Notwithstanding Tuesday's decline, a hidden dynamic is behind the persistent gains for stocks over the past three years, noted market technician Craig Johnson argues. To wit, even as demand for equities remains strong, the supply of shares is falling due to mergers and acquisitions, buybacks and a general decline in the number of publicly traded companies.
Johnson, senior technical research analyst at Piper Jaffray and president of the Market Technicians Association, finds that the number of "investible" publicly traded companies (defined as those with a price above $5 and a market capitalization greater than $25 million) has fallen by 25 percent over the past 13 years, thanks largely to heavy acquisitions and a decline in the number of initial public offerings.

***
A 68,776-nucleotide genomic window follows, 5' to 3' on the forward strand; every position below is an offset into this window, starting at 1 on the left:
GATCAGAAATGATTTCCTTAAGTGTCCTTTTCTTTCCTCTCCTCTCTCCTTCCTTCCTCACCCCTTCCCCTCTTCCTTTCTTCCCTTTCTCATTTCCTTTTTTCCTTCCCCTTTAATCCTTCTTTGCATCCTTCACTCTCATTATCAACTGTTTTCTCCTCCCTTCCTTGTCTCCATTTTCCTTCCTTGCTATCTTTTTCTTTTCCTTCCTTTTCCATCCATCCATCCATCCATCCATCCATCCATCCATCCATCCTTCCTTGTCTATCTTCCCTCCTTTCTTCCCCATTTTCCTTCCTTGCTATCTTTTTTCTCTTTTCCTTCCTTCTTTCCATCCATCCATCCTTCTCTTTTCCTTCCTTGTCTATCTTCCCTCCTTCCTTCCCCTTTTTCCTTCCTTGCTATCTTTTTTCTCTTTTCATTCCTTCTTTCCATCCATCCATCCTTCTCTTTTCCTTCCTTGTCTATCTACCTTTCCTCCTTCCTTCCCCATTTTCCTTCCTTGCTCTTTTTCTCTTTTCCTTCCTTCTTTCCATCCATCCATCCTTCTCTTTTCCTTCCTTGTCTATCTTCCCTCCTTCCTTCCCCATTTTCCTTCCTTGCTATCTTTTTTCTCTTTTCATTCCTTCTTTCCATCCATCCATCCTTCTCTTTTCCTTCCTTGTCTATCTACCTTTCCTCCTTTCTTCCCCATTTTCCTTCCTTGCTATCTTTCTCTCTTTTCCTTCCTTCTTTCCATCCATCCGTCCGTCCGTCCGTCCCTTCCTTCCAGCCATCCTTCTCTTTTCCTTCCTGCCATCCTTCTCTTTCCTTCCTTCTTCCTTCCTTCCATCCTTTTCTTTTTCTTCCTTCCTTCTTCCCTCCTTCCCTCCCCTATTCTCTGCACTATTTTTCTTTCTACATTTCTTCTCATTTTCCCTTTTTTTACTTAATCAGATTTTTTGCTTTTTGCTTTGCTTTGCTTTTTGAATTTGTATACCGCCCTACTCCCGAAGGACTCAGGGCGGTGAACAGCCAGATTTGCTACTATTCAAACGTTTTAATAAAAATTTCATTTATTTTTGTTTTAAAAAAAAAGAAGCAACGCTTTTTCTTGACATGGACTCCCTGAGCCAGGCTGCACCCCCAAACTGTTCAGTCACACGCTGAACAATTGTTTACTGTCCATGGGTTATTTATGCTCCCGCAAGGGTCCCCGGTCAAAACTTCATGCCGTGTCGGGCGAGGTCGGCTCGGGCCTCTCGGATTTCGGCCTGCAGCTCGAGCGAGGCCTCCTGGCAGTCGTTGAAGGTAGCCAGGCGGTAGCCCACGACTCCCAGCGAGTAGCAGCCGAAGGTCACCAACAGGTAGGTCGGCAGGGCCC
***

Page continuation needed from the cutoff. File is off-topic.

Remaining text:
At the same time, the average share price of the 500 largest U.S. stocks has doubled from $40 to $80, Johnson reports. In addition to mergers and acquisitions, corporate buybacks are also a likely driver behind this trend, as repurchases reduce the number of a company's shares.
"All of these pieces together ... is underpinning the kind of structural advance we've seen in the market," Johnson said Friday in an interview with CNBC's "Trading Nation."
"There's less product out there, more money's coming into equities and there are just fewer homes for that money to go to work," he explained. "So there is a strong underpinning, we think, to the market."
The general dealmaking trend shows no signs of easing up, either. According to Thomson Reuters, global M&A for 2015 has totaled $1.5 trillion, which is 23 percent higher than the same time period in 2014.
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